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Let's Find Out Who Will Use It Before We Waste A Billion Dollars

The tragic loss of the space shuttle Challenger has not only disrupted the U.S. space program, it has also disrupted the process for planning the program. The current debate over the manned space station and the commercially developed space facility, an unmanned platform that would be launched and serviced by the shuttle in the early 1990s, is symptomatic of the present disarray. NASA’s problem is that it continues to employ a supply-side policy of investing in space. This is true for b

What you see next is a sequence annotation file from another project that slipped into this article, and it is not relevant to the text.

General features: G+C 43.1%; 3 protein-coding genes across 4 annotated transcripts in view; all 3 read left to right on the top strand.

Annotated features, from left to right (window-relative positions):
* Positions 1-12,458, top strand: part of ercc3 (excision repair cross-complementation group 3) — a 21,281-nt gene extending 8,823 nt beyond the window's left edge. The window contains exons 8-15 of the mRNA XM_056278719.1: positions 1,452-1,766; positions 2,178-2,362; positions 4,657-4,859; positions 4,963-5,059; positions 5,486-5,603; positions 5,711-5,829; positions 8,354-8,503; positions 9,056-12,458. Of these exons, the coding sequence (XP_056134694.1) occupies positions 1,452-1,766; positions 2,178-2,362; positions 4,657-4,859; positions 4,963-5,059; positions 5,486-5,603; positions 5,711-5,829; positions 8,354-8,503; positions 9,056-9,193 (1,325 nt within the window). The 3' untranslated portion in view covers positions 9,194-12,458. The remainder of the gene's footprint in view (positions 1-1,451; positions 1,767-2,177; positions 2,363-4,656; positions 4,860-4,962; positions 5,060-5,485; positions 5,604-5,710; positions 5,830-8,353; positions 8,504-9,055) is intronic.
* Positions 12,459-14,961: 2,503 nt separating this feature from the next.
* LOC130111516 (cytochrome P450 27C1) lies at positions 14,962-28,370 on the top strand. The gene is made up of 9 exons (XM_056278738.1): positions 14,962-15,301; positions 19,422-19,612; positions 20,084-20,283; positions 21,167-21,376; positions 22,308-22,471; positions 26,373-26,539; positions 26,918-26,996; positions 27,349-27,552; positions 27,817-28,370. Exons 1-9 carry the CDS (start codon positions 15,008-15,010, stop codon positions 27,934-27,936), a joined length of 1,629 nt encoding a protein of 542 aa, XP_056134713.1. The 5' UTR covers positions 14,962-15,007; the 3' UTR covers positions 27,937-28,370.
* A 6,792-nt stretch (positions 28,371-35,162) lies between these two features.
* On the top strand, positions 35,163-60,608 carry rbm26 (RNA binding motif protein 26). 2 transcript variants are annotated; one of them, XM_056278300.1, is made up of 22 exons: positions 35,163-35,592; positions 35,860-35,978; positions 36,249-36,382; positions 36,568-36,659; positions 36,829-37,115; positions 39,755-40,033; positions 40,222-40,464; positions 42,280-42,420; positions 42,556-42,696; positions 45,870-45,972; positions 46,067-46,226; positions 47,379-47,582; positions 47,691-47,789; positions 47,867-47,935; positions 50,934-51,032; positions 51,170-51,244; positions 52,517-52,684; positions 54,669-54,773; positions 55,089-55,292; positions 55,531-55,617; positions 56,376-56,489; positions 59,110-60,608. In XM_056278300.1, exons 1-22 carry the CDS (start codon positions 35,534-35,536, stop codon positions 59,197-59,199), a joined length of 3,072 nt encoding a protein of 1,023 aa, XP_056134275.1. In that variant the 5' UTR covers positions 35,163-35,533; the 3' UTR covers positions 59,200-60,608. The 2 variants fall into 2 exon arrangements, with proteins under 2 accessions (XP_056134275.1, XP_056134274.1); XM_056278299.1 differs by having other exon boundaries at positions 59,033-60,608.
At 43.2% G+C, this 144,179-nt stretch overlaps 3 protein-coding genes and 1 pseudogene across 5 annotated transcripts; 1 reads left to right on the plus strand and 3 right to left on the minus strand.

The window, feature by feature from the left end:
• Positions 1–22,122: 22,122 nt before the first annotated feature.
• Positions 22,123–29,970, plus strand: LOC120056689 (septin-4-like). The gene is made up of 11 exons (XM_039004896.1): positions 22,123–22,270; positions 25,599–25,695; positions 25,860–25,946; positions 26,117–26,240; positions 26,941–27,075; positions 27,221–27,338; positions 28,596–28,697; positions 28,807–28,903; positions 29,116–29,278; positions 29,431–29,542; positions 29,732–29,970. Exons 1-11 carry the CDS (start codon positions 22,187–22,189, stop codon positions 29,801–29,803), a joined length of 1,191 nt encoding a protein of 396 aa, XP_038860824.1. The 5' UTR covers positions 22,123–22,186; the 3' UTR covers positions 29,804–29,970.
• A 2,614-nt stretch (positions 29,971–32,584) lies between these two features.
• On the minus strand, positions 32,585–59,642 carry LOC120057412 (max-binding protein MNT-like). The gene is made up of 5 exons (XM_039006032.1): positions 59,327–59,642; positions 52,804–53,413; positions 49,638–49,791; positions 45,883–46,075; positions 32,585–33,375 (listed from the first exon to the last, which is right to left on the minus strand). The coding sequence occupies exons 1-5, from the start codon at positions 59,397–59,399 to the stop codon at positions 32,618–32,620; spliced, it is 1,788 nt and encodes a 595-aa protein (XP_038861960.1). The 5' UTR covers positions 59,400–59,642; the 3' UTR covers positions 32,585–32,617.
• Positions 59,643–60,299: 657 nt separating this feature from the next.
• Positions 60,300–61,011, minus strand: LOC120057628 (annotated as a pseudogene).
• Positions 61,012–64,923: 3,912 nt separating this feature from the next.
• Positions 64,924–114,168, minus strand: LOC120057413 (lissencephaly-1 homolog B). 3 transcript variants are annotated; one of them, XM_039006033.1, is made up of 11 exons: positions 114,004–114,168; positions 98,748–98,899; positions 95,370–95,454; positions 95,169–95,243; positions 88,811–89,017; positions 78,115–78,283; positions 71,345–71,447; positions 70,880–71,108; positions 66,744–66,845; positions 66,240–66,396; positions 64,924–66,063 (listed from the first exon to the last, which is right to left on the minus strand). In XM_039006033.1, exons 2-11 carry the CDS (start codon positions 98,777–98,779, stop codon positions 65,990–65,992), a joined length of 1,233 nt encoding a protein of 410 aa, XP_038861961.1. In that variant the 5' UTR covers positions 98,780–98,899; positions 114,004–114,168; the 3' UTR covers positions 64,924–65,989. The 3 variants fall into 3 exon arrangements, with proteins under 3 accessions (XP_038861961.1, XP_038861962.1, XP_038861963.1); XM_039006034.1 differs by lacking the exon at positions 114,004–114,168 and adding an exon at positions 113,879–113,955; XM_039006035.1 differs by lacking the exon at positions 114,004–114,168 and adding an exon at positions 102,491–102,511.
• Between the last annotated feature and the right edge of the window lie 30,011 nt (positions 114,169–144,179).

John Pike
The tragic loss of the space shuttle Challenger has not only disrupted the U.S. space program, it has also disrupted the process for planning the program. The current debate over the manned space station and the commercially developed space facility, an unmanned platform that would be launched and serviced by the shuttle in the early 1990s, is symptomatic of the present disarray.

NASA’s problem is that it continues to employ a supply-side policy of investing in space. This is true for both the large manned space station and the industrial space facility (ISF). The development of hardware for the space station, for example, is far ahead of the development of experiments for the station. The science community that is dependent on NASA funding is properly concerned that, as with the shuttle, the station budget will make demands on NASA’s budget at the expense of planetary and space science.

The industrial...

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